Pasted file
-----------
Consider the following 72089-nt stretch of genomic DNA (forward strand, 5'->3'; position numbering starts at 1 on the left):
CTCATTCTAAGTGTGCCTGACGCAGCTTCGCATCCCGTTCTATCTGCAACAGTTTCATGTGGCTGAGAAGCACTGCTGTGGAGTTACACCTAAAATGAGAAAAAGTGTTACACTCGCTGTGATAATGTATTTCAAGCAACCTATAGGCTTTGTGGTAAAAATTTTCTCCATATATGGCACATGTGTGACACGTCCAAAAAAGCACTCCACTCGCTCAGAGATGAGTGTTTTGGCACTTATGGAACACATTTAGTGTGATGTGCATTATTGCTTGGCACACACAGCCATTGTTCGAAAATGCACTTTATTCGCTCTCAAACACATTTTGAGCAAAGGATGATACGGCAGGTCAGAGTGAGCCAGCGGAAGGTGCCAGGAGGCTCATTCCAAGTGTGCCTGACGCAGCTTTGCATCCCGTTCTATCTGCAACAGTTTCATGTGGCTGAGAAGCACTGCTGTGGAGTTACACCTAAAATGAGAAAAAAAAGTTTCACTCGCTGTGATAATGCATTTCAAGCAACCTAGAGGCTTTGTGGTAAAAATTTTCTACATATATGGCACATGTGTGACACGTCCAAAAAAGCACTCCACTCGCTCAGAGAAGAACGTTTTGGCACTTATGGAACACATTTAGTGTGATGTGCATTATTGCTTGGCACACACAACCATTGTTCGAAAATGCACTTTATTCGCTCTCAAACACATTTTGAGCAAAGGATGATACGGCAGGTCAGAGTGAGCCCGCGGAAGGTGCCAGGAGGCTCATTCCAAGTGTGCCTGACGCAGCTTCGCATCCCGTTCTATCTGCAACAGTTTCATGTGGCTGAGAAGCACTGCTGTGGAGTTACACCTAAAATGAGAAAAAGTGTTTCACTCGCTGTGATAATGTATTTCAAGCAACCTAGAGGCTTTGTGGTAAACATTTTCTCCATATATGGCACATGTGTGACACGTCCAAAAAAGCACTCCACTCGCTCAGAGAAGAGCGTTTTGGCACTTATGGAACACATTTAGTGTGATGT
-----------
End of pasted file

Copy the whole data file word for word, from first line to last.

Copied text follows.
Consider the following 72089-nt stretch of genomic DNA (forward strand, 5'->3'; position numbering starts at 1 on the left):
CTCATTCTAAGTGTGCCTGACGCAGCTTCGCATCCCGTTCTATCTGCAACAGTTTCATGTGGCTGAGAAGCACTGCTGTGGAGTTACACCTAAAATGAGAAAAAGTGTTACACTCGCTGTGATAATGTATTTCAAGCAACCTATAGGCTTTGTGGTAAAAATTTTCTCCATATATGGCACATGTGTGACACGTCCAAAAAAGCACTCCACTCGCTCAGAGATGAGTGTTTTGGCACTTATGGAACACATTTAGTGTGATGTGCATTATTGCTTGGCACACACAGCCATTGTTCGAAAATGCACTTTATTCGCTCTCAAACACATTTTGAGCAAAGGATGATACGGCAGGTCAGAGTGAGCCAGCGGAAGGTGCCAGGAGGCTCATTCCAAGTGTGCCTGACGCAGCTTTGCATCCCGTTCTATCTGCAACAGTTTCATGTGGCTGAGAAGCACTGCTGTGGAGTTACACCTAAAATGAGAAAAAAAAGTTTCACTCGCTGTGATAATGCATTTCAAGCAACCTAGAGGCTTTGTGGTAAAAATTTTCTACATATATGGCACATGTGTGACACGTCCAAAAAAGCACTCCACTCGCTCAGAGAAGAACGTTTTGGCACTTATGGAACACATTTAGTGTGATGTGCATTATTGCTTGGCACACACAACCATTGTTCGAAAATGCACTTTATTCGCTCTCAAACACATTTTGAGCAAAGGATGATACGGCAGGTCAGAGTGAGCCCGCGGAAGGTGCCAGGAGGCTCATTCCAAGTGTGCCTGACGCAGCTTCGCATCCCGTTCTATCTGCAACAGTTTCATGTGGCTGAGAAGCACTGCTGTGGAGTTACACCTAAAATGAGAAAAAGTGTTTCACTCGCTGTGATAATGTATTTCAAGCAACCTAGAGGCTTTGTGGTAAACATTTTCTCCATATATGGCACATGTGTGACACGTCCAAAAAAGCACTCCACTCGCTCAGAGAAGAGCGTTTTGGCACTTATGGAACACATTTAGTGTGATGT